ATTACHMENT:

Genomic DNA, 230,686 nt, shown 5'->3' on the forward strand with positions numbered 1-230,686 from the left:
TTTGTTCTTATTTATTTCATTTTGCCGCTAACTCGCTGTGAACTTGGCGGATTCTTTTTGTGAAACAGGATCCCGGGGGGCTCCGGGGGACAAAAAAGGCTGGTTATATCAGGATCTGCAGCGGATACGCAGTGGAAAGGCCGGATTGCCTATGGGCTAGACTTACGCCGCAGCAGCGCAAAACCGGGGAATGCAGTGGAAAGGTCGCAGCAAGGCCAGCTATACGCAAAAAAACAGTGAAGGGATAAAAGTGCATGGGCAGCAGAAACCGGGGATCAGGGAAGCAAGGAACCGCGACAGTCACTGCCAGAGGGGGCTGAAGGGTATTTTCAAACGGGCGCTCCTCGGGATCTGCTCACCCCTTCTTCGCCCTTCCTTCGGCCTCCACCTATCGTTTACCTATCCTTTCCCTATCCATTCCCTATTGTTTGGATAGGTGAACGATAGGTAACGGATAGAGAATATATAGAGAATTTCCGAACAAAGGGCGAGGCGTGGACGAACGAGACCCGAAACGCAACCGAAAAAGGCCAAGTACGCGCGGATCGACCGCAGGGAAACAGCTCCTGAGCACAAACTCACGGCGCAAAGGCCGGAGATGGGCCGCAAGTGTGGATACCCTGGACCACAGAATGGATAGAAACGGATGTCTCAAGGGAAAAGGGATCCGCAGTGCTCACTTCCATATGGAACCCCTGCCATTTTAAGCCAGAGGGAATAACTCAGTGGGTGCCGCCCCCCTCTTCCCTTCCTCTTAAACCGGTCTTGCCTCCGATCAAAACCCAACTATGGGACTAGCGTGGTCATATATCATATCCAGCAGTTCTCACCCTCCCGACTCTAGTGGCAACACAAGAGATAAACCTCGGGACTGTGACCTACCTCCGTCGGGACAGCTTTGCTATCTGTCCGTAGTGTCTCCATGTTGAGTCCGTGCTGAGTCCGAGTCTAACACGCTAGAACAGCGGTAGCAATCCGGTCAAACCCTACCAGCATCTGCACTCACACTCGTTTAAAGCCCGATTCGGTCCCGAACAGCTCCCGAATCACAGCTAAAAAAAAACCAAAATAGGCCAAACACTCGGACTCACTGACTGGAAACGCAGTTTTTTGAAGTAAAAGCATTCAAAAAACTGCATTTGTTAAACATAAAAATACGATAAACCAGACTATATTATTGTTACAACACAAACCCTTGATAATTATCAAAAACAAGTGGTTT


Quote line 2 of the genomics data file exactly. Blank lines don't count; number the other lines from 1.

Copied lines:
TTTGTTCTTATTTATTTCATTTTGCCGCTAACTCGCTGTGAACTTGGCGGATTCTTTTTGTGAAACAGGATCCCGGGGGGCTCCGGGGGACAAAAAAGGCTGGTTATATCAGGATCTGCAGCGGATACGCAGTGGAAAGGCCGGATTGCCTATGGGCTAGACTTACGCCGCAGCAGCGCAAAACCGGGGAATGCAGTGGAAAGGTCGCAGCAAGGCCAGCTATACGCAAAAAAACAGTGAAGGGATAAAAGTGCATGGGCAGCAGAAACCGGGGATCAGGGAAGCAAGGAACCGCGACAGTCACTGCCAGAGGGGGCTGAAGGGTATTTTCAAACGGGCGCTCCTCGGGATCTGCTCACCCCTTCTTCGCCCTTCCTTCGGCCTCCACCTATCGTTTACCTATCCTTTCCCTATCCATTCCCTATTGTTTGGATAGGTGAACGATAGGTAACGGATAGAGAATATATAGAGAATTTCCGAACAAAGGGCGAGGCGTGGACGAACGAGACCCGAAACGCAACCGAAAAAGGCCAAGTACGCGCGGATCGACCGCAGGGAAACAGCTCCTGAGCACAAACTCACGGCGCAAAGGCCGGAGATGGGCCGCAAGTGTGGATACCCTGGACCACAGAATGGATAGAAACGGATGTCTCAAGGGAAAAGGGATCCGCAGTGCTCACTTCCATATGGAACCCCTGCCATTTTAAGCCAGAGGGAATAACTCAGTGGGTGCCGCCCCCCTCTTCCCTTCCTCTTAAACCGGTCTTGCCTCCGATCAAAACCCAACTATGGGACTAGCGTGGTCATATATCATATCCAGCAGTTCTCACCCTCCCGACTCTAGTGGCAACACAAGAGATAAACCTCGGGACTGTGACCTACCTCCGTCGGGACAGCTTTGCTATCTGTCCGTAGTGTCTCCATGTTGAGTCCGTGCTGAGTCCGAGTCTAACACGCTAGAACAGCGGTAGCAATCCGGTCAAACCCTACCAGCATCTGCACTCACACTCGTTTAAAGCCCGATTCGGTCCCGAACAGCTCCCGAATCACAGCTAAAAAAAAACCAAAATAGGCCAAACACTCGGACTCACTGACTGGAAACGCAGTTTTTTGAAGTAAAAGCATTCAAAAAACTGCATTTGTTAAACATAAAAATACGATAAACCAGACTATATTATTGTTACAACACAAACCCTTGATAATTATCAAAAACAAGTGGTTT